• Given that a number of recent studies demonstrate a risk of aerial transmission of the virus;
  • Given that there is a real risk of aerosol transmission of the virus; 
  • Given the recent calls from many members of the global scientific community to address the risk of aerial transmission;
  • Given that the INSPQ relies primarily on the droplet mode of transmission to issue its guidelines; 
  • Given that the protective equipment currently provided may be insufficient if an aerosol mode of transmission is considered; 
  • Given the purpose of the Act, which is the elimination of any danger at the source and the employer’s obligations under section 51 of the OHSA; 
  • Given that the Ontario Superior Court relied on the precautionary principle to force employers to provide N95 masks; 

We ask:

  • All employees must pass the N-95 leak test.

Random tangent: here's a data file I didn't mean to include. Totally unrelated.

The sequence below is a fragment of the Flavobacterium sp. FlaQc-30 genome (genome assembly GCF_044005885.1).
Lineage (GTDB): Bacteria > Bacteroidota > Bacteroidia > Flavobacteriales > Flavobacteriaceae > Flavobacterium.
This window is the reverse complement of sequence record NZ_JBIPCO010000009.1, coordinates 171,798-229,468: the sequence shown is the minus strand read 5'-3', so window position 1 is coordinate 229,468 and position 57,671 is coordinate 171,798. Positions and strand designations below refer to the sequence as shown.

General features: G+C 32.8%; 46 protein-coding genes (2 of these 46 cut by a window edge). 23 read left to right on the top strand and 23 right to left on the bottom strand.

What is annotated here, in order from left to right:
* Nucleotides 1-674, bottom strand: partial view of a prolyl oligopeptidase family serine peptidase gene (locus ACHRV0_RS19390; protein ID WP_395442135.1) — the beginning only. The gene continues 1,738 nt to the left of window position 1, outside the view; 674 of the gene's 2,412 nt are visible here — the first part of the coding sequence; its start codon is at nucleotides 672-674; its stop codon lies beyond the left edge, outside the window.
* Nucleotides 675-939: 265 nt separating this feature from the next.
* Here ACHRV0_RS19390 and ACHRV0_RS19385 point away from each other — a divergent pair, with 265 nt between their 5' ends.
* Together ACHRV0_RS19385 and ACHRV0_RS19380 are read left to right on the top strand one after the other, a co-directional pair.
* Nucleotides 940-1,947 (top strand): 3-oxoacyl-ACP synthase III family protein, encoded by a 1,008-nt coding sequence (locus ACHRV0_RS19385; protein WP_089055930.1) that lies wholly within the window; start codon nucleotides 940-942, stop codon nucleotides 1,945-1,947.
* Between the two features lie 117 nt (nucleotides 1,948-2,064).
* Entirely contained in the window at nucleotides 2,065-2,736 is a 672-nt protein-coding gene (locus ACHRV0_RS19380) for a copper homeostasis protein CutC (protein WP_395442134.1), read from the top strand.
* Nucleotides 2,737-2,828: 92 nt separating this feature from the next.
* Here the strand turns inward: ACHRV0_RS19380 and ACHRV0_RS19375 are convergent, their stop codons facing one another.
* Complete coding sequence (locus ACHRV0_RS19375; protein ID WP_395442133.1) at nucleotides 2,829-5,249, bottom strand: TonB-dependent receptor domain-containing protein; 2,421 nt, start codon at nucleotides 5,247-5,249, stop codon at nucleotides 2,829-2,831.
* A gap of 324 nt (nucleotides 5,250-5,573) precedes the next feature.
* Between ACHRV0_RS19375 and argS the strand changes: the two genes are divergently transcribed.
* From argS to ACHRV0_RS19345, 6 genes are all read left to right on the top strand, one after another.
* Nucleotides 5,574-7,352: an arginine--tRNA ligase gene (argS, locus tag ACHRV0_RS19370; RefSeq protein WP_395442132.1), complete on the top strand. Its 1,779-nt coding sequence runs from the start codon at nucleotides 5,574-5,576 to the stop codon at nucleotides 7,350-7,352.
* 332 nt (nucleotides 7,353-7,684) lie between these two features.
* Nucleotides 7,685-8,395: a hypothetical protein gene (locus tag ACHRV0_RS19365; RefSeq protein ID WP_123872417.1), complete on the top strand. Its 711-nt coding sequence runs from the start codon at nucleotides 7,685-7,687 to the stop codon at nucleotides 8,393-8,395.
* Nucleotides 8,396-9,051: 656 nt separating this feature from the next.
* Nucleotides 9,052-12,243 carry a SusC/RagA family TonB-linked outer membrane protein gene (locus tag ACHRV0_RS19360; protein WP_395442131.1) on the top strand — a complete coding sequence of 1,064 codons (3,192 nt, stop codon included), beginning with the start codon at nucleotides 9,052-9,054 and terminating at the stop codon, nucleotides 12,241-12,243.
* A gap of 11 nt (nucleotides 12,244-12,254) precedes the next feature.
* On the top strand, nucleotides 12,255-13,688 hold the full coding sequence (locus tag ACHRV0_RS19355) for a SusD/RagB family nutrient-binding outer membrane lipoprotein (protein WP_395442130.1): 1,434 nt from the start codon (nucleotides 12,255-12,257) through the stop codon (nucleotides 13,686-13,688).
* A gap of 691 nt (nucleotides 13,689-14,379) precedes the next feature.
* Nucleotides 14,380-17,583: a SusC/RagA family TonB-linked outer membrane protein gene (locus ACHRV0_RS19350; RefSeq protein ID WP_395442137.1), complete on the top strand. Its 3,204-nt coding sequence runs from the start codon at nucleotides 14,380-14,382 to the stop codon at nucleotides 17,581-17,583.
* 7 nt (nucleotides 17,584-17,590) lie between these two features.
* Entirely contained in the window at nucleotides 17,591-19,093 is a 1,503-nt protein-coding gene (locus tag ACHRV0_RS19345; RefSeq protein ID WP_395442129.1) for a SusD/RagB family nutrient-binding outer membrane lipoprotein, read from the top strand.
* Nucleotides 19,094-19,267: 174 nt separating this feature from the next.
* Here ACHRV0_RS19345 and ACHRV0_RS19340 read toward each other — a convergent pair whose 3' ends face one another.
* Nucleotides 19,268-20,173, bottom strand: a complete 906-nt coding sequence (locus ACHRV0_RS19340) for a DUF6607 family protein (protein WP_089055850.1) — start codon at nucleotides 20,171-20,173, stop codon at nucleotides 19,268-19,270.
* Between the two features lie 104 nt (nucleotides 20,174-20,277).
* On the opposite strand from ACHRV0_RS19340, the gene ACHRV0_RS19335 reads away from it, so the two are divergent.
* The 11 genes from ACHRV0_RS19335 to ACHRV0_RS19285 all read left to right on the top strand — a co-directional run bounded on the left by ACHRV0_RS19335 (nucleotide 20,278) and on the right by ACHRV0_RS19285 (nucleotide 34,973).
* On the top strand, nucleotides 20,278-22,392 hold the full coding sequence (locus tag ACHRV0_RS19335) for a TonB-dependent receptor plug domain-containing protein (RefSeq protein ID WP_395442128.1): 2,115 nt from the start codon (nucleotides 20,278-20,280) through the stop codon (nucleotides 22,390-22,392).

• That all employees working in a yellow or red zone have the N95 mask in addition to gloves, gown and visor.
  • That N-95 masks be available in sufficient quantities at all times.
  • That every health care worker be tested once a week. 

Executive Committee of the MUHC employees Union – CSN














[14] Caron c. Corporation des techniciens ambulancier de la Montérégie (CETAM), 2013 QCCLP 4324 : Bombardier aéronautique inc. c. Tribunal administratif du travail, 2017 QCCS 5488. Appel rejeté : Bombardier c. Commissions des normes, de l’équité et de la santé et sécurité au travail, 2020 QCCA 315

[15] Ontario Nurses Association v. Eatonville/Henley Place, 2020 ONSC 2467.